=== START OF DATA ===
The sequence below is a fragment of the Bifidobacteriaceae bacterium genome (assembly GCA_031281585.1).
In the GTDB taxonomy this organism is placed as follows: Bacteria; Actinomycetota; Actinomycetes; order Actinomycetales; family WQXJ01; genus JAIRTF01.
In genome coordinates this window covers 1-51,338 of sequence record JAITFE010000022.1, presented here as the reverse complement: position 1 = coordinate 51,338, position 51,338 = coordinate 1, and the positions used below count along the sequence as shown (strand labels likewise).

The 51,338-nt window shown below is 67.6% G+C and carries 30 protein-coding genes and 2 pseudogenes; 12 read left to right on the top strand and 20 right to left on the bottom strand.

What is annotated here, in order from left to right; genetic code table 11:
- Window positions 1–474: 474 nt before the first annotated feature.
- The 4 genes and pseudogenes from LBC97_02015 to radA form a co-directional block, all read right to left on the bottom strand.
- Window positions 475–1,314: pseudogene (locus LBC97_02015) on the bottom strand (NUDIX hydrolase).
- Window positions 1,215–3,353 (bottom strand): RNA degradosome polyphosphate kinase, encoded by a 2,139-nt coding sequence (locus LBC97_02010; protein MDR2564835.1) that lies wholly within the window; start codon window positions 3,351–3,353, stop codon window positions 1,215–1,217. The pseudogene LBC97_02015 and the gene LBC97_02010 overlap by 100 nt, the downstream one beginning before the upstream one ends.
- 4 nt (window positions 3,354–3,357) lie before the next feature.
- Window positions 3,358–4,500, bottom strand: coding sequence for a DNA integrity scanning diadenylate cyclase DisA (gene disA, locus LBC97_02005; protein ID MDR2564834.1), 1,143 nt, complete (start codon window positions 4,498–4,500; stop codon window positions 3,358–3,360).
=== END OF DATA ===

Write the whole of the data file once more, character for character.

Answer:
The sequence below is a fragment of the Bifidobacteriaceae bacterium genome (assembly GCA_031281585.1).
In the GTDB taxonomy this organism is placed as follows: Bacteria; Actinomycetota; Actinomycetes; order Actinomycetales; family WQXJ01; genus JAIRTF01.
In genome coordinates this window covers 1-51,338 of sequence record JAITFE010000022.1, presented here as the reverse complement: position 1 = coordinate 51,338, position 51,338 = coordinate 1, and the positions used below count along the sequence as shown (strand labels likewise).

The 51,338-nt window shown below is 67.6% G+C and carries 30 protein-coding genes and 2 pseudogenes; 12 read left to right on the top strand and 20 right to left on the bottom strand.

What is annotated here, in order from left to right; genetic code table 11:
- Window positions 1–474: 474 nt before the first annotated feature.
- The 4 genes and pseudogenes from LBC97_02015 to radA form a co-directional block, all read right to left on the bottom strand.
- Window positions 475–1,314: pseudogene (locus LBC97_02015) on the bottom strand (NUDIX hydrolase).
- Window positions 1,215–3,353 (bottom strand): RNA degradosome polyphosphate kinase, encoded by a 2,139-nt coding sequence (locus LBC97_02010; protein MDR2564835.1) that lies wholly within the window; start codon window positions 3,351–3,353, stop codon window positions 1,215–1,217. The pseudogene LBC97_02015 and the gene LBC97_02010 overlap by 100 nt, the downstream one beginning before the upstream one ends.
- 4 nt (window positions 3,354–3,357) lie before the next feature.
- Window positions 3,358–4,500, bottom strand: coding sequence for a DNA integrity scanning diadenylate cyclase DisA (gene disA, locus LBC97_02005; protein ID MDR2564834.1), 1,143 nt, complete (start codon window positions 4,498–4,500; stop codon window positions 3,358–3,360).